Skip to content

Alberta increasing arsenal in fight against aquatic invasive species

The province will boost the number of watercraft inspectors, watercraft inspection stations, and K9 units in attempt to keep invasive species out of Alberta's lakes and rivers.
Canmore's Cindy Sawchuk, the Conservation K-9 Unit lead for Alberta Environment and Protected Areas, and Hilo, a nine-year-old specialized detection dog, scan a boat for invasive mussels last October. JUNGMIN HAM RMO PHOTO

The provincial government is setting up a new task force to tackle aquatic invasive species and increasing the number of watercraft inspection stations in a bid to keep zebra and quagga mussels from making their way into Alberta.

This decision to invest $2.5 million to increase watercraft inspection and detection follows Parks Canada’s recent move to shut down all waterbodies in Yoho and Kootenay national parks to fishing and watercraft like canoes, kayaks, and paddle boards until March 31, 2025, to fight against the spread of whirling disease, which can result in mass fish die-offs.

The province plans to boost the number of dedicated watercraft inspectors from 35 to 50 this year, and increase the number of inspection stations from five to seven this year, with four more next year.

A roving inspection crew will be created to crisscross the province to follow-up on notices from the Canadian Border Service Agency and increase inspections at high traffic spots, and an additional dog and handler team will be added to the invasive species K-9 inspection unit.

Officials say the provincial aquatic invasive species task force will work with partners to discuss critical topics like how to improve border protections, ways to strengthen the province’s rules and programs, and whether stronger penalties, restrictions or other approaches are needed.

“These invasive species pose a real and costly threat to other species living in our lakes and rivers, as well as to the water and irrigation infrastructure that we depend on for our economy and for drought and flood protection,” said Rebecca Schulz, Alberta’s environment and protected areas minister in a press release on Thursday (March 28).

Currently, Alberta is free of zebra and quagga mussels; however, increased detections in Idaho and Manitoba south of the border last year are increasing the risk of invasive mussels being introduced into the province.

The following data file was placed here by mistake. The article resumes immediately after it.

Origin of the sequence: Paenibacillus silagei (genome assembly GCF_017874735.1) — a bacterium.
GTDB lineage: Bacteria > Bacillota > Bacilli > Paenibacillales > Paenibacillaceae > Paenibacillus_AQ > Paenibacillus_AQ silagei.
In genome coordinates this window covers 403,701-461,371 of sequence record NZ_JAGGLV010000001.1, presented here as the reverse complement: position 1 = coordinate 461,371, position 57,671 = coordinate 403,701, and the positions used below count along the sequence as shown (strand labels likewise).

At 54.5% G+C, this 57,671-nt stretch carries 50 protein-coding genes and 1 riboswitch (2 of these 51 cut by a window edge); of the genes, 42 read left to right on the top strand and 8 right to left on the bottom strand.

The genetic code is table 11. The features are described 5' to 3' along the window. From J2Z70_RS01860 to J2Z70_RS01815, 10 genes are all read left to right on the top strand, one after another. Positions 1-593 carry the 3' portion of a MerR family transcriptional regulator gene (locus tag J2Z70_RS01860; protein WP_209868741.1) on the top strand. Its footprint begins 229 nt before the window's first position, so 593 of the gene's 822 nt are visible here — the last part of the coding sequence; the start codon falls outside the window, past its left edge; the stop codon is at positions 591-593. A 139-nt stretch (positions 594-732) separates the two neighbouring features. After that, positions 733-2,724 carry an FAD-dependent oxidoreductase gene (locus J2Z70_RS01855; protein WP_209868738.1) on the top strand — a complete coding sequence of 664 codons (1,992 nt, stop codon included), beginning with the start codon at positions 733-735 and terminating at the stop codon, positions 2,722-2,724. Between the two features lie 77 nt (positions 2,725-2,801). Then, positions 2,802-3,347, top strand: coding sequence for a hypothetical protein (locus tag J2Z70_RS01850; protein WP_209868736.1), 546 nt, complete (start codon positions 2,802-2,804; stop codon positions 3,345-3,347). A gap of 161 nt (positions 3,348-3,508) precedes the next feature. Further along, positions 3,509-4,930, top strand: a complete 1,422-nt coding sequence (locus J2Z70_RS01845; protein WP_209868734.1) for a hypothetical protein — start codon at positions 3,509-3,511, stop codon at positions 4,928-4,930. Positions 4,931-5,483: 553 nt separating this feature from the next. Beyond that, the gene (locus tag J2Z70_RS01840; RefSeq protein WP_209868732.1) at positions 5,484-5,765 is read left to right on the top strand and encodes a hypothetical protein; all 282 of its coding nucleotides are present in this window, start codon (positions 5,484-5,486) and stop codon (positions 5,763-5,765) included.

Banff National Park monitors for aquatic invasive species, and while there are mandatory inspections in certain locations like Lake Minnewanka and self-certifications elsewhere, there are no stricter regulations in place like in Yoho and Kootenay national parks at this time.

Waterton Lakes National Park introduced more stringent regulations effective April 1, banning all non-motorized craft from outside the national park and prohibiting fishing in streams and rivers to reduce risk of aquatic invasive species. Fishing is still allowed in park lakes.

Under the new rules, businesses operating inside Waterton Lakes National Park and users whose watercraft do not leave park boundaries can still launch in the park. However, owners must take an aquatics invasive species course and have their watercraft inspected by Parks Canada to qualify for this exemption.  

Last October, Parks Canada closed all water access in Yoho and Kootenay national parks following the discovery of a case of whirling disease in non-native brook trout in Emerald Lake just west of Field in British Columbia a month earlier. This was the first detection of whirling disease in B.C.

Further testing detected whirling disease in the Kicking Horse River, Wapta Lake, Finn Creek, Monarch Creek and the confluence of the Emerald and Kicking Horse River.

Justin Brisbane, a spokesperson for Parks Canada, said an in-depth analysis was done over the winter to determine how to best mitigate the risk posed by whirling disease to sensitive aquatic ecosystems and vulnerable species at risk in Yoho and Kootenay national parks.

“The closures are designed to help protect fish species vulnerable to whirling disease, including several trout species and Kokanee salmon,” he said in a press release.

“The closures will also provide Parks Canada with an opportunity to conduct further sampling and monitoring actions, which will inform future management actions.”

Whirling disease death rates can reach 90 per cent in young fish. There is no treatment for the fatal disease, which is very difficult to eradicate once established.

Named for the circular swimming patterns of infected fish, whirling disease is not spread directly between fish, but a parasite is spread through contact between fish and a freshwater worm.

Once the parasites have invaded the cartilage of the fish, it can result in deformities in the jaws, head, gill cover, and body, and can also cause the tails of infected fish to turn black. It can also impair the nervous tissue, resulting in the characteristic whirling swimming behaviour.

After the deadly disease was discovered in Johnson Lake in 2016 – the first known case in Canada – the small lake near the Banff townsite was drained and all fish were killed. The main concern was it would cause harm to at-risk species like bull trout and westslope cutthroat trout.

Thought to have been introduced from Europe, whirling disease was first detected in the United States in 1958. It became a major concern in the 1990s when losses of up to 90 per cent of the wild rainbow trout in several streams in Colorado and Montana were attributed to whirling disease.

push icon
Be the first to read breaking stories. Enable push notifications on your device. Disable anytime.
No thanks